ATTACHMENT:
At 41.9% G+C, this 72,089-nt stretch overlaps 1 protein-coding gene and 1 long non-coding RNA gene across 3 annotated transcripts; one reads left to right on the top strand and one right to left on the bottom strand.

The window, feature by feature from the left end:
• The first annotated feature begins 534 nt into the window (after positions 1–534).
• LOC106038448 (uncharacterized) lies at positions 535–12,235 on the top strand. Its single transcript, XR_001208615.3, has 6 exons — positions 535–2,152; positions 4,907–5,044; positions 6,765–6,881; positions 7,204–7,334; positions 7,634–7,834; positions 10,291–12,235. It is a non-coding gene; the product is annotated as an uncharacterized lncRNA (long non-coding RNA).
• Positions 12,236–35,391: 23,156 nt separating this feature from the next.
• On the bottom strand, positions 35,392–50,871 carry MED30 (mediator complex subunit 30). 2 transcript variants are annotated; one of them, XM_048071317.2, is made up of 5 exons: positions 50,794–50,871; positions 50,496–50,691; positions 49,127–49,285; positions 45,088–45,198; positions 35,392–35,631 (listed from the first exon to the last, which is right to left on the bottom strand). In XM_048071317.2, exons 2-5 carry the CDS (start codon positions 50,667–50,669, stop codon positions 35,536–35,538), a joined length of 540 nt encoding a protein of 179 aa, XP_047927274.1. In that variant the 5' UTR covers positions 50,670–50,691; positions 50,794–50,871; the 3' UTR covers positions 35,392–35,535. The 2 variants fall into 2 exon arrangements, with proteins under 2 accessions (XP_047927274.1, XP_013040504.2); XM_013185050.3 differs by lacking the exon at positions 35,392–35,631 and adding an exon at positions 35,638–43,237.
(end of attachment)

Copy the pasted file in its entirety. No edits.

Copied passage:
At 41.9% G+C, this 72,089-nt stretch overlaps 1 protein-coding gene and 1 long non-coding RNA gene across 3 annotated transcripts; one reads left to right on the top strand and one right to left on the bottom strand.

The window, feature by feature from the left end:
• The first annotated feature begins 534 nt into the window (after positions 1–534).
• LOC106038448 (uncharacterized) lies at positions 535–12,235 on the top strand. Its single transcript, XR_001208615.3, has 6 exons — positions 535–2,152; positions 4,907–5,044; positions 6,765–6,881; positions 7,204–7,334; positions 7,634–7,834; positions 10,291–12,235. It is a non-coding gene; the product is annotated as an uncharacterized lncRNA (long non-coding RNA).
• Positions 12,236–35,391: 23,156 nt separating this feature from the next.
• On the bottom strand, positions 35,392–50,871 carry MED30 (mediator complex subunit 30). 2 transcript variants are annotated; one of them, XM_048071317.2, is made up of 5 exons: positions 50,794–50,871; positions 50,496–50,691; positions 49,127–49,285; positions 45,088–45,198; positions 35,392–35,631 (listed from the first exon to the last, which is right to left on the bottom strand). In XM_048071317.2, exons 2-5 carry the CDS (start codon positions 50,667–50,669, stop codon positions 35,536–35,538), a joined length of 540 nt encoding a protein of 179 aa, XP_047927274.1. In that variant the 5' UTR covers positions 50,670–50,691; positions 50,794–50,871; the 3' UTR covers positions 35,392–35,535. The 2 variants fall into 2 exon arrangements, with proteins under 2 accessions (XP_047927274.1, XP_013040504.2); XM_013185050.3 differs by lacking the exon at positions 35,392–35,631 and adding an exon at positions 35,638–43,237.